The first time Crystal hosted, in 1990, "Driving Miss Daisy" won the best picture Oscar and "The Little Mermaid" won best song. It was a while ago, folks.
This year Crystal can do no wrong, because the eight-time Oscar host stepped in to save the day when producer Brett Ratner and host Eddie Murphy decamped after a minor kerfuffle involving Ratner's boorish behavior. So bring on the parody clips, Billy, and relax.
The show itself is shaping up as a lovefest for "The Artist," that sweet-natured valentine of a movie. It would be an unusual best picture choice, because it's a. silent, b. black-and-white and c. French.
But the movie's been spreading such good vibes everywhere it goes, so it seems automatic that it will triumph. And why not? The Oscars began in the final year of the silent-movie era, so an award to a silent picture every 84 years seems fair.
The 84th Academy Awards ceremony Sunday begins with the red carpet rollout at 4 p.m. on KOMO-TV, Channel 4, followed by the awards show at 5:30 p.m.
"The Artist" mojo is so strong that it will likely knock over Brad Pitt's legitimate shot (perfect casting, nice performance) at a midcareer best actor award for "Moneyball." That nod will probably go to Jean Dujardin, whose irrepressible star turn in "The Artist" is not to be denied.
Where's the suspense, then? Well, best actress is intriguing. Will the Academy really go with Meryl Streep again (this is her record-setting 17th nomination)? She's been winning a lot of the critics' group awards, but this stuff shouldn't be automatic, people.
The supporting acting categories are both wide open, with the usual battles between newcomers and old pros. It will also be interesting to see what gets said when "A Separation" wins the foreign-language Oscar, as I think it will; when an Iranian artist speaks on the world stage, he must choose his words carefully.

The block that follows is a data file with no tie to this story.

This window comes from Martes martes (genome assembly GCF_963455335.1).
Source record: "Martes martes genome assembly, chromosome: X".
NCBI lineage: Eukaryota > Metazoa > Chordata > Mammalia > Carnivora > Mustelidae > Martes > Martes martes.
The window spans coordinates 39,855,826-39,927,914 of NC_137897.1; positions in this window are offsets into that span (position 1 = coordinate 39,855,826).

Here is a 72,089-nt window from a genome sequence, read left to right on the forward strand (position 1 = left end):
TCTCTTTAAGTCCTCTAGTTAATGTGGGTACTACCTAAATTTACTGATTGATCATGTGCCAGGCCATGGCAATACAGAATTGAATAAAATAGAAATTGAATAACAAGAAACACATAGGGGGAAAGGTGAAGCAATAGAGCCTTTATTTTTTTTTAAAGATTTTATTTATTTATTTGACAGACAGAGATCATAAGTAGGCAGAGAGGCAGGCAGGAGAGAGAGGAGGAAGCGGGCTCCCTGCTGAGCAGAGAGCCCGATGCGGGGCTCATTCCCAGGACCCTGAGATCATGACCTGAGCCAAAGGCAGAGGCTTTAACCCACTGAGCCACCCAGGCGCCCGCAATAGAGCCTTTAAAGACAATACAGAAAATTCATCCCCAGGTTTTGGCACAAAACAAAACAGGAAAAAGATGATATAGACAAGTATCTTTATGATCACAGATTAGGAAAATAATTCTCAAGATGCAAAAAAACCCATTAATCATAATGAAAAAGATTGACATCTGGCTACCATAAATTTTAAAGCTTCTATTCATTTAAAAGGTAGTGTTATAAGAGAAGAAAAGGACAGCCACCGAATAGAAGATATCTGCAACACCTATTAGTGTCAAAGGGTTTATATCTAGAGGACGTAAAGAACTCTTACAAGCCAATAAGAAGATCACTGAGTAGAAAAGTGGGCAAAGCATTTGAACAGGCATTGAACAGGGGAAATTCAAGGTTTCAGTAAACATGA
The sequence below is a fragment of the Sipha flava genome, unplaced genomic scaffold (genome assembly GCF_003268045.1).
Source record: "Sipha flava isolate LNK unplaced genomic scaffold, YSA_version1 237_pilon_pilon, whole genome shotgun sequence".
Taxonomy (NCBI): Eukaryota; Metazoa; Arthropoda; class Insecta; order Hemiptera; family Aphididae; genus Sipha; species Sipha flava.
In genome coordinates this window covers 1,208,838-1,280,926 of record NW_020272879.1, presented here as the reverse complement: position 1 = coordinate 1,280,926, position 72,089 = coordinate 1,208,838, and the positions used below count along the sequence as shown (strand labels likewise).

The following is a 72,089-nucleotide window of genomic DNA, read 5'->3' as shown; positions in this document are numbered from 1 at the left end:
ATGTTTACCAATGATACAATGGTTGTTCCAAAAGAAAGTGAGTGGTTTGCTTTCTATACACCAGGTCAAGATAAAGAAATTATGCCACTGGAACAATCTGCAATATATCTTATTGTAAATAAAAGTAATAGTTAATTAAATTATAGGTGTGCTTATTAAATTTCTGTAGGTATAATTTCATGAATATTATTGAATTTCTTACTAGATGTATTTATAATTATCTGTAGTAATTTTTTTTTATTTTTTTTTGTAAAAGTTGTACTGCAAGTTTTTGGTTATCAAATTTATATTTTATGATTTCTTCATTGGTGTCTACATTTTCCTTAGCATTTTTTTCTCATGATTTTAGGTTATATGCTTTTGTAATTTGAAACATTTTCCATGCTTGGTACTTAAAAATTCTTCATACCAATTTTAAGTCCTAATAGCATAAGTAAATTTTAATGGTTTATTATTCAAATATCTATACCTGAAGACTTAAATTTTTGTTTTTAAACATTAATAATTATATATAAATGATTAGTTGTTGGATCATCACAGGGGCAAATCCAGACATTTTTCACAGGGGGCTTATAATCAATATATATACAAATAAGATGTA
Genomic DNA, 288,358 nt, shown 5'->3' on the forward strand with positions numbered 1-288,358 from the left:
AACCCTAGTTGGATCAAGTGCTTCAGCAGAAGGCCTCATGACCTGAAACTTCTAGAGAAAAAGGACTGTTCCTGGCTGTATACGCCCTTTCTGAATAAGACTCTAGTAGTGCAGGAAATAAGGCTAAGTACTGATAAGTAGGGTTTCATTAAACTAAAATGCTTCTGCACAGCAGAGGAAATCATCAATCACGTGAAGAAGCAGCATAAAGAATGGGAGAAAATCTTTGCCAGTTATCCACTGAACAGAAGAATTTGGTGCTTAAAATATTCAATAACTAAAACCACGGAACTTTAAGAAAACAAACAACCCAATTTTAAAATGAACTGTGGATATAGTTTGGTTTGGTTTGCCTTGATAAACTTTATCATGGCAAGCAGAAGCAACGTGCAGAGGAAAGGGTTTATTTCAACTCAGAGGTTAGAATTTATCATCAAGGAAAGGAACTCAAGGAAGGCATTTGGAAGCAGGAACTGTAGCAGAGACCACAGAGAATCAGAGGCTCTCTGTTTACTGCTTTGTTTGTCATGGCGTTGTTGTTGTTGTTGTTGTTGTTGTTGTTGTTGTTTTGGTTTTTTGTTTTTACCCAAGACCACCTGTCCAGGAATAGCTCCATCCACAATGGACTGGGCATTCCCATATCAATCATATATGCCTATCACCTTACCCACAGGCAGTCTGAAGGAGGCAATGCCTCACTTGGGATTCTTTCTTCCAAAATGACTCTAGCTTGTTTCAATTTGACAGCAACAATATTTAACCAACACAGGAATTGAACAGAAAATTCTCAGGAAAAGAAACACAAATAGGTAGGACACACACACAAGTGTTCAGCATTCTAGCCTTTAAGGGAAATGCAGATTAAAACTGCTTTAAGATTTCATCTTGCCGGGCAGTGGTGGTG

There are nine nominees for best picture this year, and just two nods in the best song category. I can't agree with the best picture inflation, but the paring-down of the songs (and the attendant performances during the show) can only be seen as a blessing.
They don't award the special Oscars at the actual ceremony anymore, which is a real slap at Hollywood's own legacy. But this year honorary statuettes went to James Earl Jones and makeup pioneer Dick Smith; Oprah Winfrey won the Jean Hersholt Humanitarian award, a curious choice considering her peripheral involvement in the movie business.
But let's get down to wagering, and leave the rest to Billy Crystal. Here are my guesses about what will probably win on Sunday night, not my picks for what should win. The envelope, please:
Best Picture: "The Artist." Everybody seems to like this extremely likable movie. "Hugo" banked the most overall nominations (11), so it's probably the closest runner-up, although "The Descendants" collected some awards too. The other candidates are: "Midnight in Paris," "The Help," "The Tree of Life," "Moneyball," "War Horse" and "Extremely Loud and Incredibly Close."
Best Actress: Viola Davis, "The Help." In truth, she out-acted Streep (nominated for "The Iron Lady") this time out, and she's been knocking people's socks off for the past few years. Also up: Glenn Close ("Albert Nobbs"), Rooney Mara ("The Girl with the Dragon Tattoo") and Michelle Williams ("My Week with Marilyn").
Best Actor: Jean Dujardin, "The Artist." He gave an incredibly animated performance, and he barely spoke a word. (And if you got a kick out of this guy, see him in the hilarious "OSS 117" spy spoofs he made in France.) Brad Pitt is probably the closest competition, and Gary Oldman's superb performance in "Tinker Tailor Soldier Spy" is unfortunately not the kind of showy turn that usually wins awards. Also in the race: George Clooney ("The Descendants") and Demian Bechir ("A Better Life").